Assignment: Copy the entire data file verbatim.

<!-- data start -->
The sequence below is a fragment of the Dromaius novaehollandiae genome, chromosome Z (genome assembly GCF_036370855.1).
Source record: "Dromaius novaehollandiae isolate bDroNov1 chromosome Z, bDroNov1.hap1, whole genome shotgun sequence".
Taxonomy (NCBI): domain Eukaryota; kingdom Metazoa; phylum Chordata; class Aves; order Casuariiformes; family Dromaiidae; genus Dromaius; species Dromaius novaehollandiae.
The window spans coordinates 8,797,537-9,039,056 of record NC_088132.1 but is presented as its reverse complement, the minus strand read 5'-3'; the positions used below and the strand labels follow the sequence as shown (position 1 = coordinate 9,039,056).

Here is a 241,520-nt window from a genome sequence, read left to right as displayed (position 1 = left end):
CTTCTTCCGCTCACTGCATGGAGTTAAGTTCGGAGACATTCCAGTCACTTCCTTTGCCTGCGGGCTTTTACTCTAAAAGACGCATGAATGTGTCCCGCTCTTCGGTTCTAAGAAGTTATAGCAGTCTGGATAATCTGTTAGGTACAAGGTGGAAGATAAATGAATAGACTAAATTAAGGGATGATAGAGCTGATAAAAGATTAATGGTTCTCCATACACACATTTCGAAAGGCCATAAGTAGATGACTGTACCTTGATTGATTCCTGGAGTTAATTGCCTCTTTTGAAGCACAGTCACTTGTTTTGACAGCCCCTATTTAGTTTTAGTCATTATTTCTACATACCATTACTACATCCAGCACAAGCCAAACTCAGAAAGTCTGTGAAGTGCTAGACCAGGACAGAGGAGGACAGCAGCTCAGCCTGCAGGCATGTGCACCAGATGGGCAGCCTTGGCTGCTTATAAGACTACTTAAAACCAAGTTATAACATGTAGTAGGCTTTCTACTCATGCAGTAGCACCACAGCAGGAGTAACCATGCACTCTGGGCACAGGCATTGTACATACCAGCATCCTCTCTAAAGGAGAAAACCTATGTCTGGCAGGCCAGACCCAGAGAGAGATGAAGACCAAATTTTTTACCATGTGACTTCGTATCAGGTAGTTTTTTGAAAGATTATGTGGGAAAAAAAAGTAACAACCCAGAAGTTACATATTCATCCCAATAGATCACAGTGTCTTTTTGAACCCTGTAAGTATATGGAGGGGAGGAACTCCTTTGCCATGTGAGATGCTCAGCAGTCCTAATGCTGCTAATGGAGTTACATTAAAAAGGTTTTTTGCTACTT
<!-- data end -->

The sequence below is a fragment of the Dromaius novaehollandiae genome, chromosome Z (genome assembly GCF_036370855.1).
Source record: "Dromaius novaehollandiae isolate bDroNov1 chromosome Z, bDroNov1.hap1, whole genome shotgun sequence".
Taxonomy (NCBI): domain Eukaryota; kingdom Metazoa; phylum Chordata; class Aves; order Casuariiformes; family Dromaiidae; genus Dromaius; species Dromaius novaehollandiae.
The window spans coordinates 8,797,537-9,039,056 of record NC_088132.1 but is presented as its reverse complement, the minus strand read 5'-3'; the positions used below and the strand labels follow the sequence as shown (position 1 = coordinate 9,039,056).

Here is a 241,520-nt window from a genome sequence, read left to right as displayed (position 1 = left end):
CTTCTTCCGCTCACTGCATGGAGTTAAGTTCGGAGACATTCCAGTCACTTCCTTTGCCTGCGGGCTTTTACTCTAAAAGACGCATGAATGTGTCCCGCTCTTCGGTTCTAAGAAGTTATAGCAGTCTGGATAATCTGTTAGGTACAAGGTGGAAGATAAATGAATAGACTAAATTAAGGGATGATAGAGCTGATAAAAGATTAATGGTTCTCCATACACACATTTCGAAAGGCCATAAGTAGATGACTGTACCTTGATTGATTCCTGGAGTTAATTGCCTCTTTTGAAGCACAGTCACTTGTTTTGACAGCCCCTATTTAGTTTTAGTCATTATTTCTACATACCATTACTACATCCAGCACAAGCCAAACTCAGAAAGTCTGTGAAGTGCTAGACCAGGACAGAGGAGGACAGCAGCTCAGCCTGCAGGCATGTGCACCAGATGGGCAGCCTTGGCTGCTTATAAGACTACTTAAAACCAAGTTATAACATGTAGTAGGCTTTCTACTCATGCAGTAGCACCACAGCAGGAGTAACCATGCACTCTGGGCACAGGCATTGTACATACCAGCATCCTCTCTAAAGGAGAAAACCTATGTCTGGCAGGCCAGACCCAGAGAGAGATGAAGACCAAATTTTTTACCATGTGACTTCGTATCAGGTAGTTTTTTGAAAGATTATGTGGGAAAAAAAAGTAACAACCCAGAAGTTACATATTCATCCCAATAGATCACAGTGTCTTTTTGAACCCTGTAAGTATATGGAGGGGAGGAACTCCTTTGCCATGTGAGATGCTCAGCAGTCCTAATGCTGCTAATGGAGTTACATTAAAAAGGTTTTTTGCTACTT